Predicted to open the floodgates once his maiden grand prix victory was secured, Kimi Raikkonen
racked up a second consecutive win when he was awarded the Brazilian Grand Prix
on countback at a sodden Interlagos.
The Finn was actually running second on the road to Giancarlo Fisichella
when the red flags were shown on the 53rd of 71 scheduled laps, following massive individual accidents for the otherwise impressive Mark Webber
and Fernando Alonso. With debris from both cars littering the entry to the start-finish straight, and the injured Alonso sitting at the side of the track, the stewards had no option but to call a halt to proceedings that had already proven both chaotic and calamitous in equal measure.
Although forecasters had predicted rain for qualifying and a dry race, the weather gods decided to turn the tables on them and the ten teams scheduled to start the third round of the world championship by sending over the darkest clouds and heaviest rain of the weekend just hours before the race was due to begin. With precipitation literally leaping off the already soaking tarmac, there was initially some concern over when - or even whether - the race should start - and the arguments will continue to rage long into the night after no fewer than half the field was prevented from finishing after being forced to run on intermediate tyres rather than full wets.
Sensibly, following a couple of ten minute delays designed to allow the rain to abate and the amount of standing water around the circuit to dissipate, the field took the start behind the safety car. For eight full laps, it snaked around behind the Mercedes saloon, while water continued to cascade across the road at various places on the hilly layout.
Finally, when the organisers deemed conditions to be approaching suitable for the set-up of the cars - which, thankfully, the teams had been allowed to change more than usual to cope with the amount of rain - it was released, only to be bunched up on the run to the start line by Saturday polewinner - and home favourite - Rubens Barrichello.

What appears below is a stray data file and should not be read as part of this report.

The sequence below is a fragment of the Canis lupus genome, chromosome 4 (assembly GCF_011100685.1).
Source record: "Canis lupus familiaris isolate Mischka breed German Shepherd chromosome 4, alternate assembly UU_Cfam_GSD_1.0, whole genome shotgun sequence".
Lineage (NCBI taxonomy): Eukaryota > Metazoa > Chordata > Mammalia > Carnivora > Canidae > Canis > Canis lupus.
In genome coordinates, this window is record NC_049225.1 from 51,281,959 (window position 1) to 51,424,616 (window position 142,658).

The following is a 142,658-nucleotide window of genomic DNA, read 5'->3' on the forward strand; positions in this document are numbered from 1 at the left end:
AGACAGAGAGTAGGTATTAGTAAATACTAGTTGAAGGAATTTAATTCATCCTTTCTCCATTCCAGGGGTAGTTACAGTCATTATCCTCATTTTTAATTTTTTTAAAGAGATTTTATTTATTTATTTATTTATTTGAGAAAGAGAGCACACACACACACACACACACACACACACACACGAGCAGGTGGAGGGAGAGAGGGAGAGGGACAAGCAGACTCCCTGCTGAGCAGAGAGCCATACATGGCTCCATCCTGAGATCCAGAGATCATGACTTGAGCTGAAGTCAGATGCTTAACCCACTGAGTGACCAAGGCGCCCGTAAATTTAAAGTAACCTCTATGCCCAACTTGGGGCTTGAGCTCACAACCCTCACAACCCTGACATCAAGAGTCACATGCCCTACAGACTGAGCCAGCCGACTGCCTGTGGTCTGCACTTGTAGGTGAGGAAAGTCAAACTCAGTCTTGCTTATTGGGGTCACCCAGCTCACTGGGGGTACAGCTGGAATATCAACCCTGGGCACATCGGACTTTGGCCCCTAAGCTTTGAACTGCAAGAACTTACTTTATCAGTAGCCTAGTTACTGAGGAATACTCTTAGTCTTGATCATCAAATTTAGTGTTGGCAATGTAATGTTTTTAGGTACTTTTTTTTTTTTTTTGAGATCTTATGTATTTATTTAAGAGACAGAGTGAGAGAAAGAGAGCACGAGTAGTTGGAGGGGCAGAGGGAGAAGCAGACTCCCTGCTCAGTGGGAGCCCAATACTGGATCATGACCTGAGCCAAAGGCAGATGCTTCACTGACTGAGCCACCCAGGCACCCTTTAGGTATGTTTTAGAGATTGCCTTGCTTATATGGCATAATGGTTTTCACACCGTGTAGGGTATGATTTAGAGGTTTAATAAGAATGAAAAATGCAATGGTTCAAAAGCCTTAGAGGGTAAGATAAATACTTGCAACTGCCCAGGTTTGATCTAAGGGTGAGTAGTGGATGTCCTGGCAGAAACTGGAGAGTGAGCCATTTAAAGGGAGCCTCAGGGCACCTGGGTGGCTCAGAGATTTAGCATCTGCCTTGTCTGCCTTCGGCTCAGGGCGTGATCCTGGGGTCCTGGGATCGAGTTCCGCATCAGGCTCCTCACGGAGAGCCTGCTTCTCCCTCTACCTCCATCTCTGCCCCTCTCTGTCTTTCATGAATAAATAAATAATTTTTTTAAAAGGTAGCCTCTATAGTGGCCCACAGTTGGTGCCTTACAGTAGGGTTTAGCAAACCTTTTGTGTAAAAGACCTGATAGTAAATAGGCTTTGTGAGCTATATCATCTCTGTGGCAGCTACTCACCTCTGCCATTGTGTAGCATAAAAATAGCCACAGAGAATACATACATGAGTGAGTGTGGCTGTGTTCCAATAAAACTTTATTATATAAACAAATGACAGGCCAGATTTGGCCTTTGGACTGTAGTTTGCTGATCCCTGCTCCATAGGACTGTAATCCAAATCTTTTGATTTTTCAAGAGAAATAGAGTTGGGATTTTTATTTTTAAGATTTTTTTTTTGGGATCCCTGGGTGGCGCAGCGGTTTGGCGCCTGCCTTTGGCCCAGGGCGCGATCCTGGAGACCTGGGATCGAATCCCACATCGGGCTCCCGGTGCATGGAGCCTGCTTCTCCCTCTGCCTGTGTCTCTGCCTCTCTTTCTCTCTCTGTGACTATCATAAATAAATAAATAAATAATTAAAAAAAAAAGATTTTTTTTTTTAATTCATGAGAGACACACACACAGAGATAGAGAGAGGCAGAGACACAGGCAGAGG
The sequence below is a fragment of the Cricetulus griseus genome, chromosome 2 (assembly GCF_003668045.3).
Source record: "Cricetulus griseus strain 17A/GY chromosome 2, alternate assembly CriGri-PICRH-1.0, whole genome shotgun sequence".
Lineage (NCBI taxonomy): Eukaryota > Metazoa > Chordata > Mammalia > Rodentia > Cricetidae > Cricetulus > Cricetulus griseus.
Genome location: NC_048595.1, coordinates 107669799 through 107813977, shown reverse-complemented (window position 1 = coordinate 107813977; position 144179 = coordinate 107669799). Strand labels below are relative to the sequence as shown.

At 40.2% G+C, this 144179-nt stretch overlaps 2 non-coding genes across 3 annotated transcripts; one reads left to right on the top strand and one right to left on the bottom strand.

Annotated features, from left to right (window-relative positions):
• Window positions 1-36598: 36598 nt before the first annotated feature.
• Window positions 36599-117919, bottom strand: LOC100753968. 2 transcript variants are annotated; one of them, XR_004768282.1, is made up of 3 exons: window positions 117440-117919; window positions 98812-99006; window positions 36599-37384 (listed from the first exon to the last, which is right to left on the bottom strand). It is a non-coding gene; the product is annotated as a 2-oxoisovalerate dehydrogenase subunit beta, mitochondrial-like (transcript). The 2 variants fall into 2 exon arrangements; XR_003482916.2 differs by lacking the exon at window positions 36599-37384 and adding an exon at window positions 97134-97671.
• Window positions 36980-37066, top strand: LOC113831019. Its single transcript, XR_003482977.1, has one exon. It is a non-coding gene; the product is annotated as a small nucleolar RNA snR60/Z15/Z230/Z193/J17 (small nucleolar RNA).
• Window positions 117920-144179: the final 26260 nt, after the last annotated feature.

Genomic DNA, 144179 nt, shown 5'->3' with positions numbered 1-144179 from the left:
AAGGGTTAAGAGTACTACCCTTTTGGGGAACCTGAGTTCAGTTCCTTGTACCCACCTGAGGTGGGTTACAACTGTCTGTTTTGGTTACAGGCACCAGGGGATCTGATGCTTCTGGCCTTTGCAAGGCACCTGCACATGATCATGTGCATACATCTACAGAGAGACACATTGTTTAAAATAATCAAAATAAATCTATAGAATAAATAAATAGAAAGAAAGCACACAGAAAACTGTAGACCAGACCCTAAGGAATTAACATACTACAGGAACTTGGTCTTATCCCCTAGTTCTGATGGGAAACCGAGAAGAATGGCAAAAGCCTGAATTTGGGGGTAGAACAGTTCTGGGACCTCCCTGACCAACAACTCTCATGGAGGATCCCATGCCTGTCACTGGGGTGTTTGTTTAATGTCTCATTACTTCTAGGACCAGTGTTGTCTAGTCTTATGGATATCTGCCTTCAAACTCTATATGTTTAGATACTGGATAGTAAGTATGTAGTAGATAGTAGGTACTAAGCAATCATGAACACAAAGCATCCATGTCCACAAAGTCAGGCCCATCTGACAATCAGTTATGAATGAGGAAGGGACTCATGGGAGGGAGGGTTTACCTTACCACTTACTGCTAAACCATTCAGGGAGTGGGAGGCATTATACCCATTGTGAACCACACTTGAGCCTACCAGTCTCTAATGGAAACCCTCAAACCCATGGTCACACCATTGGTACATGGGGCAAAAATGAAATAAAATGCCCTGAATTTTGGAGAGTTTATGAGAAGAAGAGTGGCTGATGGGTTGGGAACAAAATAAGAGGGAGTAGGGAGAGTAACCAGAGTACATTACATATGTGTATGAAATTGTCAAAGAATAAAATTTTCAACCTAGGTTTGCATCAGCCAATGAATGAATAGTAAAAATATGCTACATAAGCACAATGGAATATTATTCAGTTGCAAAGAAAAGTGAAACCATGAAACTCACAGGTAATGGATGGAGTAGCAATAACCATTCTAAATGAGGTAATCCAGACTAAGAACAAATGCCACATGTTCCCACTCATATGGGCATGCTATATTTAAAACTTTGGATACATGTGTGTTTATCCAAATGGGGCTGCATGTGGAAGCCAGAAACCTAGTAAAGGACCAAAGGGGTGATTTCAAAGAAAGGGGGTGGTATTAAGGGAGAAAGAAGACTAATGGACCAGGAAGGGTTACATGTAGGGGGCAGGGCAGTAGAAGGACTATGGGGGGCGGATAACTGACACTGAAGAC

The move, if indeed it was deliberate, backfired on the Brazilian, who quickly found himself swallowed up by David Coulthard's McLaren
on the run to turn one, and then under pressure from the rest of the top five as he proceeded cautiously around the circuit. Nick Heidfeld, however, was one not in pursuit of the Ferrari, his Sauber have given up the ghost as soon as it was asked to push in the tricky conditions.
At the end of the first racing lap, DC was already over two seconds to the good, as both Raikkonen, Webber and Juan Montoya attempted to demote Barrichello further down the order. Before too long, the two McLarens held sway, as the winners of the opening grands prix pulled away from the field. By lap eleven, Raikkonen, having closed down the gap to Coulthard, was in the lead, bravely diving past the Scot into turn one. Coulthard, losing momentum as he avoided a possible collision, then succumbed to Montoya, who had bridged the gap in Raikkonen's wake, only to get it back when the Colombian made an error exiting the Juncao.
The conditions prevented anyone from really making a break for it, as those behind seemed to gain and lose speed just as easily as those without visibility problems. No sooner had Coulthard and Montoya finished fighting than Webber and Michael Schumacher were climbing all over the back of the Williams. The world champion found a way past Webber early on lap 15, then capitalised on Montoya's slow exit from Bico de Pato next time around. Now third, the German quickly began eating into the advantage of the two McLarens ahead of him.
DC, in turn, was also closing down the four-second gap build up by his team-mate but, almost inevitably, advantages throughout the field were scrubbed at a stroke when the first of the afternoon's accidents occurred, bringing out the safety car. Although Justin Wilson had already joined Heidfeld on the retirement list after his Minardi spun to a halt in turn three, there had not been an incident of note until Ralph Firman's right front suspension broke part way down the home straight, sending his Jordan spinning out of control into the back of Olivier Panis's hapless Toyota. The Frenchman was among those to opt for an early stop under the first pace car to top up with fuel, but would not get the chance to exploit the strategy change as he was spun into a wing-less retirement.